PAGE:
Those are the questions all Americans should be asking this morning. Are we witnessing a momentary downturn in the inevitable path to an Obama nomination? Or has Hillary Clinton figured out a way to take down her rival once and for all?

I could be glib and answer your question, but the name of this blog is called "Empathic Rationalist." So I must tell you the truth -- I don't know the answer.

Most likely, Obama will win. That's what the betting markets say, and they're logical in saying so. He has a big enough lead among pledged delegates that, barring a truly bizarre twist, she won't be able to catch him there, even if they do a re-vote in Michigan and Florida. Ultimately, the pledged delegates SHOULD BE what matters, at least if this party is worthy of its name. After all, could you imagine the Democratic Party issuing a battle cry in Gore v Bush other than "let's re-count the votes in Florida to see which candidate deserves the most delegates from the people's vote?" Once you depart from that pledged-delegate standard, you're opening up yourself to charges of arbitrarily changing the rules in the middle of the game.

But, and it's a BIG but, the Democratic party leaders may not care so much about following the rules of a truly democratic game. They may look for a pretext to select the candidate that they feel is strongest at the time of the convention. If they're so inclined, they would love to find a pretext that smacks of being democratic, and what sounds more democratic than looking at the results of the aggregate popular vote? Assuming they do a re-vote in Michigan and Florida, Hillary really could overtake Barack in the overall popular vote. As of now, she's down 600,000, and she caught up by more than 300,000 in last night's contest alone. I could see her catching up another couple of hundred thousand in Pennsylvania, and even more in Florida. Get the picture?

In fact, even if she loses both the popular vote and the pledged delegate contest, I still wouldn't put it past the superdelegates to look at the overall trend line. Barack won twelve in a row, Hillary has now won three. I expect that trend to stop momentarily, with elections in Wyoming and Mississippi, but if she wins Pennsylvania (in which she's favored), then who knows how far her momentum might carry her in the months of May and June. In short, given that the party elders aren't likely after last night to step in to support Barack, the Fat Lady isn't even warming up, let alone singing, just yet.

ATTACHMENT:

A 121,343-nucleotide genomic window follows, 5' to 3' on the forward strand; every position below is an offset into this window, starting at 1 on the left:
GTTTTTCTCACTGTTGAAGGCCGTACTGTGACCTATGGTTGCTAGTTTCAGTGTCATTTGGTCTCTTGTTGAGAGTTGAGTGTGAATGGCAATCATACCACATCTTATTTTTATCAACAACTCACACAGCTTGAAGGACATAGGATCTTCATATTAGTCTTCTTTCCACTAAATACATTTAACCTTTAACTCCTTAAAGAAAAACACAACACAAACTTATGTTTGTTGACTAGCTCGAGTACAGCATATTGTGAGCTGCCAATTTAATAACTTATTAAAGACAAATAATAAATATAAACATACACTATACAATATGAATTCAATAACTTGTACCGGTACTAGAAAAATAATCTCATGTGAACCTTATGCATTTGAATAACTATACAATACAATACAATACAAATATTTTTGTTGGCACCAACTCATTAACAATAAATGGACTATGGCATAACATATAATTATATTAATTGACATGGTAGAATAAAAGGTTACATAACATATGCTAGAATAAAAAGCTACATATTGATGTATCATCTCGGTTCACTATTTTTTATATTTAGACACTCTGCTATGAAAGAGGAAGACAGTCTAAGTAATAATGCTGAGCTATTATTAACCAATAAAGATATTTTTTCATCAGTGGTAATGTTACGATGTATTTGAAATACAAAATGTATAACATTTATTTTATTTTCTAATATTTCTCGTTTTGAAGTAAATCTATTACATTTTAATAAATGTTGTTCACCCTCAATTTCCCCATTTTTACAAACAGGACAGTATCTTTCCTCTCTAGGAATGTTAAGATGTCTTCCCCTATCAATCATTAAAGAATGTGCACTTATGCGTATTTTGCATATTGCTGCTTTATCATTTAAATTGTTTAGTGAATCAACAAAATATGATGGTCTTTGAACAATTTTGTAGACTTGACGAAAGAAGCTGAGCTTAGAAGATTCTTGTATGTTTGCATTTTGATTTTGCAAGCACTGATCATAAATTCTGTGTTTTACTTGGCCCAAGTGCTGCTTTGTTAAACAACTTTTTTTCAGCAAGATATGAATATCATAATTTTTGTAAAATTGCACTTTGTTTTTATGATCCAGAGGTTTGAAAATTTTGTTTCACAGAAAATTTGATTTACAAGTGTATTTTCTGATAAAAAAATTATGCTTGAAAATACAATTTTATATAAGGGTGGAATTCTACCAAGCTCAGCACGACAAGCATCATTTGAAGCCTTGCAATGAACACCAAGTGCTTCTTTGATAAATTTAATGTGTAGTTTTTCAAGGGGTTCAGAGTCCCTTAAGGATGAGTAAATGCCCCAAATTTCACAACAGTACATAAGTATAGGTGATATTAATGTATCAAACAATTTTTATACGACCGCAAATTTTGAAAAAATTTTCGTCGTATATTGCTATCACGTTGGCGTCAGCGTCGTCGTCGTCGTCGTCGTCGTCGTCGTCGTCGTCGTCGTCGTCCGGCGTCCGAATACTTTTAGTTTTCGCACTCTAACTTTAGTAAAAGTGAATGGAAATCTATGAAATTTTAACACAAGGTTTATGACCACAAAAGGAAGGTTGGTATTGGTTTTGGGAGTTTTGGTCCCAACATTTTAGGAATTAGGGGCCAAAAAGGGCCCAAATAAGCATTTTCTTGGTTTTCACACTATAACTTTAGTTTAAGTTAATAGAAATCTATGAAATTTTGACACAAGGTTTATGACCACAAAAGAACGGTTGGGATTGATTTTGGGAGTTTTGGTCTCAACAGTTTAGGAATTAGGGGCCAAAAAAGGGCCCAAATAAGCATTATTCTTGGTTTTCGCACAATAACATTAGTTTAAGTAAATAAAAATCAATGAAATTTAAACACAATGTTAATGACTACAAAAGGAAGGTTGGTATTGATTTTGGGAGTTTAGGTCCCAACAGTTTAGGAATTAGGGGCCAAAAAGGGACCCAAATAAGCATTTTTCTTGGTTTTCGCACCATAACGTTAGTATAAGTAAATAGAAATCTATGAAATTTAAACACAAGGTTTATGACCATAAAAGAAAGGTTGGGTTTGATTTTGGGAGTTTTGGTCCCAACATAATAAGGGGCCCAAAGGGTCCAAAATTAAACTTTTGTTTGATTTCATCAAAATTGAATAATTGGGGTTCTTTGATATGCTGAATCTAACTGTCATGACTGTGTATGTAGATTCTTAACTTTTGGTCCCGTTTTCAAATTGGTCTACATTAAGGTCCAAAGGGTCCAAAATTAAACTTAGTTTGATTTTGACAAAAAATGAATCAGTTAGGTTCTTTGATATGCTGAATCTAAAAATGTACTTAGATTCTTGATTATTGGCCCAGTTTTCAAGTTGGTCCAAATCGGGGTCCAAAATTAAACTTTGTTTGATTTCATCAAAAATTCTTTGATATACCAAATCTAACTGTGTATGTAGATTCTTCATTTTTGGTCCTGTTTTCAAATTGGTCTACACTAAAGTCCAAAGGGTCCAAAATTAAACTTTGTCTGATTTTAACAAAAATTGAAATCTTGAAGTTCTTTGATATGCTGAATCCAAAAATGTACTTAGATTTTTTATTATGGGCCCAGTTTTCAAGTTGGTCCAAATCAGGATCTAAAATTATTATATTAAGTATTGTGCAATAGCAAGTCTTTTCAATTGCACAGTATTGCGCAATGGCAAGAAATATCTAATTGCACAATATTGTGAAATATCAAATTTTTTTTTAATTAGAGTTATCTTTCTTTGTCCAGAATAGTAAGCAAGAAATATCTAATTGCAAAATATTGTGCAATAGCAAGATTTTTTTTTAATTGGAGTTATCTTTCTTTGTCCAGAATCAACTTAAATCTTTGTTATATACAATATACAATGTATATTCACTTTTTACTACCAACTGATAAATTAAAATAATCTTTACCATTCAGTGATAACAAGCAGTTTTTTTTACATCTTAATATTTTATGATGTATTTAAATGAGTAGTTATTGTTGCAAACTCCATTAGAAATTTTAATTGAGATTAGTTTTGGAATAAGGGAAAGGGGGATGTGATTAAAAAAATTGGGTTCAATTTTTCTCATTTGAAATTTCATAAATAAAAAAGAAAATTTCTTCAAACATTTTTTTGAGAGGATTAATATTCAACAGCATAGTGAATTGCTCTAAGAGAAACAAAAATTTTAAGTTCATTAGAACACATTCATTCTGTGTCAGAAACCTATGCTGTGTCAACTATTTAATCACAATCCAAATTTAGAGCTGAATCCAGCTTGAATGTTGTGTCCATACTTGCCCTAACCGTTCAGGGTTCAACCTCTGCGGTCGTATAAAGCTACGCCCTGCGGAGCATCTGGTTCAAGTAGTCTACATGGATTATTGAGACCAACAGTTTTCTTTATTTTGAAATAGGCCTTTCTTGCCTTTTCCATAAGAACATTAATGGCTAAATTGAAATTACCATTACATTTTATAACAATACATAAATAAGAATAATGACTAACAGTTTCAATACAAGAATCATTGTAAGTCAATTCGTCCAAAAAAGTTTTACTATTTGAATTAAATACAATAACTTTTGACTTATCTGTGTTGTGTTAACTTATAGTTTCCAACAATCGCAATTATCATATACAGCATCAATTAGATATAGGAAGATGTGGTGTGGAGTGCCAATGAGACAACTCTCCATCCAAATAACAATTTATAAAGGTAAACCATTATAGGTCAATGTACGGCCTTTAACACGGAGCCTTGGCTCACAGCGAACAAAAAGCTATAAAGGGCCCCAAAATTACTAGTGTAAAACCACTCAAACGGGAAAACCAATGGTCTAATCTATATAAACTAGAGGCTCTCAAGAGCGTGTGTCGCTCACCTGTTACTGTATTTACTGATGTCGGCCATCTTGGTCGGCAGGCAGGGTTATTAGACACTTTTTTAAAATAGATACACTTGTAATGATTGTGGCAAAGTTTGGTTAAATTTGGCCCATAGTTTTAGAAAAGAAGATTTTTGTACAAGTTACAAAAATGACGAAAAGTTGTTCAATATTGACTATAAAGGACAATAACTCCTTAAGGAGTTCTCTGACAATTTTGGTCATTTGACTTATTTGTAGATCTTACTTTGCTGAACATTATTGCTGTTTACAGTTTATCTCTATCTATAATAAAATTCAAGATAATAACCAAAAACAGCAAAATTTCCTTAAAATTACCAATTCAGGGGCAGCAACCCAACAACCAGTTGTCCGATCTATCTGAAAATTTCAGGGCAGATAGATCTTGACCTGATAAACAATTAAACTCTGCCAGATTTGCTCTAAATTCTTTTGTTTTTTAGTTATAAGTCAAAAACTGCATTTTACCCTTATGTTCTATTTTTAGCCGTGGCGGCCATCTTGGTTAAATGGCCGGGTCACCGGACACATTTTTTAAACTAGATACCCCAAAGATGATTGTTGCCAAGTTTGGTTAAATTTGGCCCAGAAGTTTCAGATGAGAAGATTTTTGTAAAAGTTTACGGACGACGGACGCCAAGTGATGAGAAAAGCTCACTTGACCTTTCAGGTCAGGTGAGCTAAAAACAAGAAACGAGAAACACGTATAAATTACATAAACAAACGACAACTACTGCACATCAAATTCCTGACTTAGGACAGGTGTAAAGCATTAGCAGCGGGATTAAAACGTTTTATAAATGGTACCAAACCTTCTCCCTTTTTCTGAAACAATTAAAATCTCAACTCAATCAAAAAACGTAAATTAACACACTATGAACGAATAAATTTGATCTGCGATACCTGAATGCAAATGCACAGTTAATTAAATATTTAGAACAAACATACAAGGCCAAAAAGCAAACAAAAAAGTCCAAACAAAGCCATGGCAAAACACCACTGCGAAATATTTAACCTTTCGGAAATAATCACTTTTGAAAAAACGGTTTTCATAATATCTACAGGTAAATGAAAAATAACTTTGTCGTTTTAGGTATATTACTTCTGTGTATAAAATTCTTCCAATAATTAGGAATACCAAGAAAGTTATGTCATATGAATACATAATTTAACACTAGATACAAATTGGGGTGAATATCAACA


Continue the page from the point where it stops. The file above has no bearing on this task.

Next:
Let's leave aside the trees for a moment and look at the forest -- or, to return to the metaphor at the top, let's look at this from 30,000 feet. Barack built a huge lead in the count that matters most and it's still his to lose. He's like a football team that's up by ten points reasonably late in the game. All he needs to do is figure out a way to come close to holding his own going forward, and he should win. My concern is that he's never been in this situation before, so I just can't guarantee that he can get the job done. To be specific, he's never been in the situation where he's been getting relentlessly bashed by everyone and anyone other than the minority of the talking heads who are firmly in his quarter.

Just think about it. McCain and Hillary, and especially the latter, are taking on Obama full bore. Hillary feels justified in mocking him, maligning him ... and throwing out every kind of disgusting innuendo she can envision, and she's getting a free pass in doing so from the media. Why? Consider that half of the talking heads are Republicans, and they want to see Hillary steal the election so that they can mop up the Democrats in the fall. Rush Limbaugh is even telling Republicans to vote for Hillary so as to throw the Democratic Party into chaos. He, like the other Republican talking heads, surely realizes that if the Democratic party elders ignore the results of the pledged delegate count, a number of us will reflexively cast protest votes for McCain.

As for the Democratic analysts, many of them back Hillary, so they're going to let her throw mud and see if it sticks (which it has so far). Many others are intimidated by the Clinton argument that because the media has bent over backwards to help Obama, it's time to see if he can take a little pounding. And still others just want to see a "horse race." (It's good for ratings, right?) The result is that Obama has been getting bashed relentlessly and Hillary has been rewarded for doing so.

Yes, I know. I'm forgetting the obvious. Why hasn't Obama fought back? Why does he continue to persist in acting like he's running against McCain, and not Hillary? Aren't those the $64,000 questions? Five months ago, I might have speculated that he simply didn't have the belly for an intra-party fight. But I don't think that's the case any more. I truly believe he's trying to take the high road because he's concluded that if this becomes an intra-party blood bath, he might win the nomination, but McCain would win the election. Nobody can deny that that proposition is true. The problem is that the media might be giving Barack no choice. I don't see how he holds Hillary off is she continues to be given a free pass in her campaign, which is about as relentlessly negative and slimy a primary campaign as I've seen in my life, at least on a Presidential level. (On top of everything else that she and her husband said, didn't you just love her how she equivocated when asked if she thought Barack was a secret Muslim? Yes, folks, that is slime -- John McCain would never stoop to that, nor would Obama.)